In order to manage the delivery of benefits, document what they are and quantify them. A template for documenting and quantifying benefits is needed. The project manager should develop a template for each project. It is likely to contain a clear summary statement of why the organization is doing the project (perhaps similar to Exhibit 1), a description of each benefit, the current situation, the change/s that will enable that benefit, the deliverables that are required to enable the benefit, a calculation of the value of the benefit and the assumptions made in the calculation. The value of the benefits would often be defined in monetary terms, although for some projects this is inappropriate.
The project manager can communicate to the project team and any other person the reasons why the project is being done.
Expect the Benefits to Change During the Project and Assess the Impact of Changes
With the benefits documented and quantified, the project manager is equipped to understand the impact on the benefits of changes to business requirements and assess the potential impact of changes in the business environment.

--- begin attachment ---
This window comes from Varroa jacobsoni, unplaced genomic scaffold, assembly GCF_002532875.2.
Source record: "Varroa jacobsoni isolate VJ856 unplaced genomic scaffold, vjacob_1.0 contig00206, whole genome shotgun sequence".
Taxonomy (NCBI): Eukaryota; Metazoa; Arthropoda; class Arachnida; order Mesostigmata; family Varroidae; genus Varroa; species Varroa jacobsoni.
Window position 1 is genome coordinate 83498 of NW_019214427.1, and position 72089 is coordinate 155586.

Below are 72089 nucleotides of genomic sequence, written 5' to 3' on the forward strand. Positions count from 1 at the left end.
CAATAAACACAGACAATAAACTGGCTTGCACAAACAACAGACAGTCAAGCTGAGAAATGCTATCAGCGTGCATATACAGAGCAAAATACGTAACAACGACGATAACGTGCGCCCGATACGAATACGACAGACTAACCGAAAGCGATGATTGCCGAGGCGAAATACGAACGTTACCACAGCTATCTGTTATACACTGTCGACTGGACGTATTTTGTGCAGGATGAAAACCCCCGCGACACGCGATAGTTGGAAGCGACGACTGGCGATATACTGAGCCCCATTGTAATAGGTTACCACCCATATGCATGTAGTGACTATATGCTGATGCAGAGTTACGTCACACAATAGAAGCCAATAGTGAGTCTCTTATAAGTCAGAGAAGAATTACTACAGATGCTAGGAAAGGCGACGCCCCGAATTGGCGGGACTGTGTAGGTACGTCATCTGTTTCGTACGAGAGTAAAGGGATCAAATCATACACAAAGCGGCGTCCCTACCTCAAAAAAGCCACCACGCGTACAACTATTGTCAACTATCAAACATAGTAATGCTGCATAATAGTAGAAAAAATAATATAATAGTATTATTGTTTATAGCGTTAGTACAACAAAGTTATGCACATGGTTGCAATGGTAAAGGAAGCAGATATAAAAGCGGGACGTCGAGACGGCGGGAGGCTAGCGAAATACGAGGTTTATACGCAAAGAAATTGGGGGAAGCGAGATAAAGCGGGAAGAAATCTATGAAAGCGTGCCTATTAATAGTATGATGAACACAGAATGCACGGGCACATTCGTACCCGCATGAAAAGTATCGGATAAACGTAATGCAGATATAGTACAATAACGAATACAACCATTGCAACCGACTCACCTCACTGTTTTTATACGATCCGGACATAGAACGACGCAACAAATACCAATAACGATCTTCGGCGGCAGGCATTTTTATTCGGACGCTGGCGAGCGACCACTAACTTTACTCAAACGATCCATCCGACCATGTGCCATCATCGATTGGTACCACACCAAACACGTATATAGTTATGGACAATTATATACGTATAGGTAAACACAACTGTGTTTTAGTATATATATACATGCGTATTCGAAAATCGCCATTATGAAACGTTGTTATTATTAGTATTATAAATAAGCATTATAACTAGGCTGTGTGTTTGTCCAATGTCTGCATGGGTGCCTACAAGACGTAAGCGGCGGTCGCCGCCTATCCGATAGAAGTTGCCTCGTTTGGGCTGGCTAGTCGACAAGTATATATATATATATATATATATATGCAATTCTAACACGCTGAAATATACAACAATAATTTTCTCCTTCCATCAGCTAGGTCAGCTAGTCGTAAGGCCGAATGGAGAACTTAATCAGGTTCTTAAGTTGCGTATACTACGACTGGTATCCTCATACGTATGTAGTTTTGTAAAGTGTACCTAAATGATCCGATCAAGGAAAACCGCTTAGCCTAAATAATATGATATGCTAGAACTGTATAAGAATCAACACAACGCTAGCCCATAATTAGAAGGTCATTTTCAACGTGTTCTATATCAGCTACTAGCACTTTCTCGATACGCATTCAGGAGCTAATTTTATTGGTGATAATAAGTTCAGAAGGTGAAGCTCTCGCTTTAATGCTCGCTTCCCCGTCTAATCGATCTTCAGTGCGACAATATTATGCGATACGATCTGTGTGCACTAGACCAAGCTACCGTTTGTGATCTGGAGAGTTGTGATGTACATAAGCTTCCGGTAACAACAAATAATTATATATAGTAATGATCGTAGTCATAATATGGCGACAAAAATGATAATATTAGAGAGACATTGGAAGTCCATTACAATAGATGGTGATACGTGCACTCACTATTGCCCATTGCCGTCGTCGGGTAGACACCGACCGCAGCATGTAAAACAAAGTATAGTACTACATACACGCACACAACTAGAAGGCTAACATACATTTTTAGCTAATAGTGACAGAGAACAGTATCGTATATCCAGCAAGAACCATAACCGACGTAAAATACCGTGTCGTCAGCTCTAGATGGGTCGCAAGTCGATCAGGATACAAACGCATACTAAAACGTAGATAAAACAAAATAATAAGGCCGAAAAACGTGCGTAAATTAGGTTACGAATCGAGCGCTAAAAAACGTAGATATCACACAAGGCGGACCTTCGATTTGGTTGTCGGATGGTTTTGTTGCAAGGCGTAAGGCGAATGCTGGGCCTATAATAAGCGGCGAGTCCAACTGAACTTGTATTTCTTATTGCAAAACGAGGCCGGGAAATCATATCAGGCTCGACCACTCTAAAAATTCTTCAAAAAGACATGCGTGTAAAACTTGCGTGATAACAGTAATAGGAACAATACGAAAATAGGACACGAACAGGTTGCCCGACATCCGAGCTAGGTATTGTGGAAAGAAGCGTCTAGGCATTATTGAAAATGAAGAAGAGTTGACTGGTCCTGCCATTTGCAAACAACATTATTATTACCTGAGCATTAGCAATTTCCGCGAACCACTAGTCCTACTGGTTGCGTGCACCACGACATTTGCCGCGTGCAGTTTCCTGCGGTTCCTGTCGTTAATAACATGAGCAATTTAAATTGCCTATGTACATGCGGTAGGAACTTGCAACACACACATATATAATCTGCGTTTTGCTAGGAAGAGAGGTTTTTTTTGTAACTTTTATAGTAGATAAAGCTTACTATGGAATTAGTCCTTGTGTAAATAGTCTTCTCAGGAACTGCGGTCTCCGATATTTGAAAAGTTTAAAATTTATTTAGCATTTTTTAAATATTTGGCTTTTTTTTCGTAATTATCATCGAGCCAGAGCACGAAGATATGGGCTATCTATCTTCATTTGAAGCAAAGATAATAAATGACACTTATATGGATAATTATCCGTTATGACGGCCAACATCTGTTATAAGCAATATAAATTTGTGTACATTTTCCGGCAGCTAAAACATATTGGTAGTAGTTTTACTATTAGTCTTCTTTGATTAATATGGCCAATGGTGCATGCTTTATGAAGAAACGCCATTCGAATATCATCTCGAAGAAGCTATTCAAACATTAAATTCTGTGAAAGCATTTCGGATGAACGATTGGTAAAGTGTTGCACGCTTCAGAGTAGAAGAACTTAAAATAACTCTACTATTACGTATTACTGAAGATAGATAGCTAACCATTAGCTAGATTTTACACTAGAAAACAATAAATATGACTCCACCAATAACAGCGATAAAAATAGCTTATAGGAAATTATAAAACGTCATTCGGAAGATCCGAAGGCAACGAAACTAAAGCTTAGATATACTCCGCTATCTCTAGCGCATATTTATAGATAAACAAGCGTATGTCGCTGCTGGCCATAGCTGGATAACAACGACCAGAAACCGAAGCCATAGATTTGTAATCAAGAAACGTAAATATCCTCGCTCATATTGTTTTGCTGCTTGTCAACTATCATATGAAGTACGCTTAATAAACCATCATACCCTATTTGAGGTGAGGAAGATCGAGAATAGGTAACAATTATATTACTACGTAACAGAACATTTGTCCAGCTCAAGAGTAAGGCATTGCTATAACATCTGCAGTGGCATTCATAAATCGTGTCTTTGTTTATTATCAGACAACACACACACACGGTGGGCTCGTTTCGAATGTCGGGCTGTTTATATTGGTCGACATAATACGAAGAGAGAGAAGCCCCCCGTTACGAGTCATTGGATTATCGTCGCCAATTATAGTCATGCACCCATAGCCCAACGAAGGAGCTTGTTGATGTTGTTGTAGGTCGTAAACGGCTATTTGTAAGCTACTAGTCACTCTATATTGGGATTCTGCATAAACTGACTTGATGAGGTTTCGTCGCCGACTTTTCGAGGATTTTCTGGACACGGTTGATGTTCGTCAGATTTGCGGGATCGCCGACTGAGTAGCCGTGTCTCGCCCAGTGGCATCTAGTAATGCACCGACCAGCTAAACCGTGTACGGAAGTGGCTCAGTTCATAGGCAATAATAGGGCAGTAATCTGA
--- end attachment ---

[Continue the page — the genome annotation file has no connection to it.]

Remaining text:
The project manager can also proactively add value by taking advantage of changes that might improve the benefits that may happen during the project.
The change mechanisms persist throughout the duration of the project. Thus the changes to requirements and to benefits can take place at any stage in the project. The project manager should retain an openness to change, even in the later stages of the project.
Changes to the business environment or to the requirements may be radical. Who identifies that a project should be stopped? Projects are not stopped because there are issues with cost, time or quality. If the benefits persist and can be shown to outweigh the impact of cost, time or quality issues, the project will continue. Examples can be seen in the newspapers; articles on projects with major cost or time overruns that nevertheless continue.
Projects are stopped because the benefits will not be realized or the cost will outweigh the benefits. The project manager should be the person in the best position to know what cost and time is required to complete the work and the quality of the deliverables and project outcome.
If the project manager knows the benefits of the project, it is the project manager that can recognize the consequence of change. If the consequence is that benefits can no longer be realized or are significantly downgraded, there may be good reason to stop the project promptly. You can be in control of identifying whether the project should be stopped.
Why Project Managers Do not Focus on Benefits
There are many reasons why project managers do not consider the benefits of the project. Some examples are: